Follow-up and clinical outcomes. Clinical follow-up data were available in 150 patients (93%). The mean follow-up duration was 819.8 ± 671.1 days. Rates of mortality were 14.4%, 28.7%, 38.7%, and 49.3% at 1 year, 2 years, 3 years, and 5 years, respectively, without significant differences between primary and secondary MR patients at 1 year (P=.69) and 5 years (P=.22). The overall Kaplan-Meier probability of survival at 5 years was 50.7% (Figure 1A). Of the deaths, 23.3% were deemed cardiac in origin, 4% were classified as sudden unexpected death, and 76.7% were deemed non-cardiovascular in nature. Rates of re-hospitalization for heart failure were 21.7%, 34.3%, 44.2%, and 56.6% at 1 year, 2 years, 3 years, and 5 years, respectively, without significant differences between primary and secondary MR patients at 1 year (P=.43) and 5 years (P=.13). Conversely, the probability of being free from readmission was 43.4% (Figure 1B). Reintervention following the initial MitraClip procedure was necessary in the following patients: 1 (0.7%) underwent mitral surgery; 1 (0.7%) had repeat MitraClip procedure; and 5 (3.3%) underwent placement of a left ventricular assist device. No significant differences were observed between groups in terms of reintervention. 

Patients are stratified by NYHA functional class during follow-up in Figure 2A. At the last follow-up, patients exhibited a significant improvement (P<.001) in NYHA classification, with most patients (60.7%) in NYHA functional class II or lower. Reduction in MR immediately post procedure (baseline), at hospital discharge, and at last follow-up exam is shown in Figure 2B. There was a significant improvement in MR at discharge (P<.001), with only 11.7% of patients classified as MR >2+. This effect persisted (P<.001) at the last follow-up visit, with 39.8% of the patients with MR>2+ and the vast majority (60.2%) with MR ≤2+.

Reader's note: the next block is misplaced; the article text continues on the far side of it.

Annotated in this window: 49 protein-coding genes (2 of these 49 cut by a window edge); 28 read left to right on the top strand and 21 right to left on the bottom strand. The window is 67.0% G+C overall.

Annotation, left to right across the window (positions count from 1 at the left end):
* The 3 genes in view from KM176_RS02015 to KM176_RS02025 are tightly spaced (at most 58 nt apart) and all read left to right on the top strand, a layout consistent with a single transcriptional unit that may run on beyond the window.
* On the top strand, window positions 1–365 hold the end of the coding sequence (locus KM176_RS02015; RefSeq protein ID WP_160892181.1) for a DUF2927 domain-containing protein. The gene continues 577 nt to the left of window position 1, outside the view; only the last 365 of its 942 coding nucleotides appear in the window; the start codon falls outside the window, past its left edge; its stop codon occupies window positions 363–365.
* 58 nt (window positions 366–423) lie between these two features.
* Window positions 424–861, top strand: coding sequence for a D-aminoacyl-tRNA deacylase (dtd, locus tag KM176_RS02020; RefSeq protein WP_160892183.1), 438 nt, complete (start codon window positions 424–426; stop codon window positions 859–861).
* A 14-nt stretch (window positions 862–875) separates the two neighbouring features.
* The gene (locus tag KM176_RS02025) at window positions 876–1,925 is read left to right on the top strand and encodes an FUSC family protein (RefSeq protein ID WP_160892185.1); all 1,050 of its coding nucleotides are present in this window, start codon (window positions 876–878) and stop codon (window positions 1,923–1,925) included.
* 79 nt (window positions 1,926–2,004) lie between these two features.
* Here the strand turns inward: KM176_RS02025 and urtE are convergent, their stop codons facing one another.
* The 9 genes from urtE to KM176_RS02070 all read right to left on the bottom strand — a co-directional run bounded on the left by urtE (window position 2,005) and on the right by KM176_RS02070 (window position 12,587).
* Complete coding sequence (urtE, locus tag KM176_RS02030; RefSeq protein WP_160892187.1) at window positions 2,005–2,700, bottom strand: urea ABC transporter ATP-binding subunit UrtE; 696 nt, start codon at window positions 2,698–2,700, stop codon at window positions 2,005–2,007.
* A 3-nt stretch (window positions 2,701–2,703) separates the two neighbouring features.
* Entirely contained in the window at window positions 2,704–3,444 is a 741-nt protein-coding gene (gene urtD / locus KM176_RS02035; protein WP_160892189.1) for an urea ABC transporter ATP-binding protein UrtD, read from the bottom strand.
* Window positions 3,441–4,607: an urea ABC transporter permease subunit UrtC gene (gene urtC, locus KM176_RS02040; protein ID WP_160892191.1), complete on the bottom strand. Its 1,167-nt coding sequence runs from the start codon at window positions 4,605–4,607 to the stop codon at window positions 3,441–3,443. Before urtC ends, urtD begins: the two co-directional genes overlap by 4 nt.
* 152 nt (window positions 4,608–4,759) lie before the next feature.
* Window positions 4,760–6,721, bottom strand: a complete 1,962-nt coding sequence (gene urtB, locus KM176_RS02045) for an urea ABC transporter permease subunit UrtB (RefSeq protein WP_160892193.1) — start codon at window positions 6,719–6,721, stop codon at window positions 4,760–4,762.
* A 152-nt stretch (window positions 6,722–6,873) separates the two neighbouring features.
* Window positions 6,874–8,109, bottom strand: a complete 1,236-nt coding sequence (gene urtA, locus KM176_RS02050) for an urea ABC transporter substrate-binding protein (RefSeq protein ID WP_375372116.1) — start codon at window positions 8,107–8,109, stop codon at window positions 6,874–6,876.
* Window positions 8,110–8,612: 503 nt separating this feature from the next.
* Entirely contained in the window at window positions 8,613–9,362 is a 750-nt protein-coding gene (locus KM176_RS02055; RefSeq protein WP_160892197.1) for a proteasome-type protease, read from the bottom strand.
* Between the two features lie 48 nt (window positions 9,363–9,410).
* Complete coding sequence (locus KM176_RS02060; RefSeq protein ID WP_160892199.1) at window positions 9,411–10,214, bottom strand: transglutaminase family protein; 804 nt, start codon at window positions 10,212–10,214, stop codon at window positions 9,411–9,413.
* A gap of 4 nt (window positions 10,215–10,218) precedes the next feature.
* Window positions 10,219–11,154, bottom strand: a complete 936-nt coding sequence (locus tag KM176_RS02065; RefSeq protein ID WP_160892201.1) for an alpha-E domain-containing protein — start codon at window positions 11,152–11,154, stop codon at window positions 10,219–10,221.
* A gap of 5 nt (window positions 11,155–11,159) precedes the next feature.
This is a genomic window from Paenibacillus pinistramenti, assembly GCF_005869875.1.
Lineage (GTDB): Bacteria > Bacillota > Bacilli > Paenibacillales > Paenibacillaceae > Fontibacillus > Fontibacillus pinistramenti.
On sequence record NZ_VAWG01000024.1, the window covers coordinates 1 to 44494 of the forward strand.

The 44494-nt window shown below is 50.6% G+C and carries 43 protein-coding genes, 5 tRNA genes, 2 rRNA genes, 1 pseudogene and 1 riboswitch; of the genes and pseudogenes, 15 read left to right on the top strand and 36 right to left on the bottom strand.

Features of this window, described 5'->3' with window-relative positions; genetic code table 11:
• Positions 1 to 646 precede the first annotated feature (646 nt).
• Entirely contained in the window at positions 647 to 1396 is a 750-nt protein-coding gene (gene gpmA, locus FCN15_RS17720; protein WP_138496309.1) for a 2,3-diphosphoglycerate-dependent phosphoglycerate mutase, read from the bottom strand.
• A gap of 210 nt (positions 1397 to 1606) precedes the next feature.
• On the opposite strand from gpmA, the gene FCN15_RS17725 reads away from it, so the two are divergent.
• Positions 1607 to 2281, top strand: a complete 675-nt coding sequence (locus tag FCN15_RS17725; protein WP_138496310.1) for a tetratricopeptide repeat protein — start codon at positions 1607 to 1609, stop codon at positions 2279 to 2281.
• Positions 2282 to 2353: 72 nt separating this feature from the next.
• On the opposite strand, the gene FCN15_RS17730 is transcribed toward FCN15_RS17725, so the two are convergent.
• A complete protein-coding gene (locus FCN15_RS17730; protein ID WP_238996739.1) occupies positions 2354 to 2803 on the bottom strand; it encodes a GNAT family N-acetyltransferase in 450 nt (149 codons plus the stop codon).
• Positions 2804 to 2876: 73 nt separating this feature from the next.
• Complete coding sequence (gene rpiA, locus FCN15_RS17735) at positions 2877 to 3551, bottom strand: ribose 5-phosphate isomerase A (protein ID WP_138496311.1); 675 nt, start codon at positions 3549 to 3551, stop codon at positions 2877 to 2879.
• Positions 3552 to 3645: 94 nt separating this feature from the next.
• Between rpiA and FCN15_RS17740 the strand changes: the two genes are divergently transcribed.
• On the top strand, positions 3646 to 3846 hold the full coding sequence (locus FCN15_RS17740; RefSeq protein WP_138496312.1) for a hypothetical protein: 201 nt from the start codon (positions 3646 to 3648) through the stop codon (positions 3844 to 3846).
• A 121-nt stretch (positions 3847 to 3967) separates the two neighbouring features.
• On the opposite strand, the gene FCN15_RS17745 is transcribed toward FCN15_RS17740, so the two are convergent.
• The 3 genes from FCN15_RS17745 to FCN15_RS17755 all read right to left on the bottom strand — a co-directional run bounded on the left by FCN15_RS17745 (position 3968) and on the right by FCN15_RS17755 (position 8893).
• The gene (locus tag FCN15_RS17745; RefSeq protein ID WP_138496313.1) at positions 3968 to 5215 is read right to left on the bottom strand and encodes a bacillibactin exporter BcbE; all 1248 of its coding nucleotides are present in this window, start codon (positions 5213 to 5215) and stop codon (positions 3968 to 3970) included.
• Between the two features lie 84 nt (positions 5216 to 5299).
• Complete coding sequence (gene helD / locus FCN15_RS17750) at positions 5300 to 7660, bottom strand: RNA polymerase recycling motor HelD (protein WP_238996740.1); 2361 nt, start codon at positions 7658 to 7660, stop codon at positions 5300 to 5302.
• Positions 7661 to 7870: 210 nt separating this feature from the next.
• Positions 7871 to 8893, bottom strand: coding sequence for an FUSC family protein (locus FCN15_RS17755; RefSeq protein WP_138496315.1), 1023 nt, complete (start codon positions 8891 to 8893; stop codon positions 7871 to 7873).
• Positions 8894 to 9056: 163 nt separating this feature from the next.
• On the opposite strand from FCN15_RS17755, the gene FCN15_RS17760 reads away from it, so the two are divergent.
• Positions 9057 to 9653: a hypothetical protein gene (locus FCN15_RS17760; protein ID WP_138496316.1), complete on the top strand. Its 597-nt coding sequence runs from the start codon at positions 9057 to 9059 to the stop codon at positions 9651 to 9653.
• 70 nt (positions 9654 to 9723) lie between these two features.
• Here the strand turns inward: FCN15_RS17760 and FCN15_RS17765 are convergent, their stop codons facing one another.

Echocardiographic follow-up. Table 2 illustrates echocardiographic parameters before and after MitraClip procedure. There were no significant changes in LVEF, LVEDV, LVESV, or left atrial volumes at follow-up compared with baseline in both secondary MR and primary MR groups. However, there was a reduction in systolic pulmonary artery pressure in secondary MR patients at follow-up compared with baseline (49.6 ± 15.2 mm Hg at baseline vs 45.4 ± 14 mm Hg at follow-up; P=.04). Indexed LVEDV was 108.3 ± 41.4 mL/m2 for the whole population and 116.0 ± 40.0 mL/m2 in patients with secondary MR.

Predictors of all-cause death. Table 3 presents analyses for the prediction of all-cause mortality. On multivariate analysis, age (OR, 1.10; P<.001), logistic EuroScore (OR, 1.04; P=.01), baseline LVEF <30% (OR, 6.62; P<.001), and baseline MR severity (OR, 3.40; P=.03) were predictors of mortality. Primary MR (OR, 0.20; P=.05) was associated with lower risk of mortality compared with secondary MR. There was a trend toward postprocedural MR >2 being a predictor for mortality (OR, 3.57; P=.09). Ischemic functional MR, length of hospitalization, and procedural failure were not predictors of mortality. 

Discussion

The main findings of our study are as follows: (1) 5-year mortality rate of patients undergoing MitraClip procedure was 49%; (2) 5-year rate of rehospitalization for heart failure was 57%; (3) there was an improvement of NYHA functional class (P<.001) during mid-term follow-up for both secondary MR and primary MR, with most patients (60.7%) in NYHA functional class II or lower; (4) a recurrence of MR >2+ occurred in 39.8% of patients during follow-up; (5) baseline LVEF <30% and baseline MR severity were the strongest predictors of mortality; and (6) primary MR was a predictor for lower mortality risk compared with secondary MR.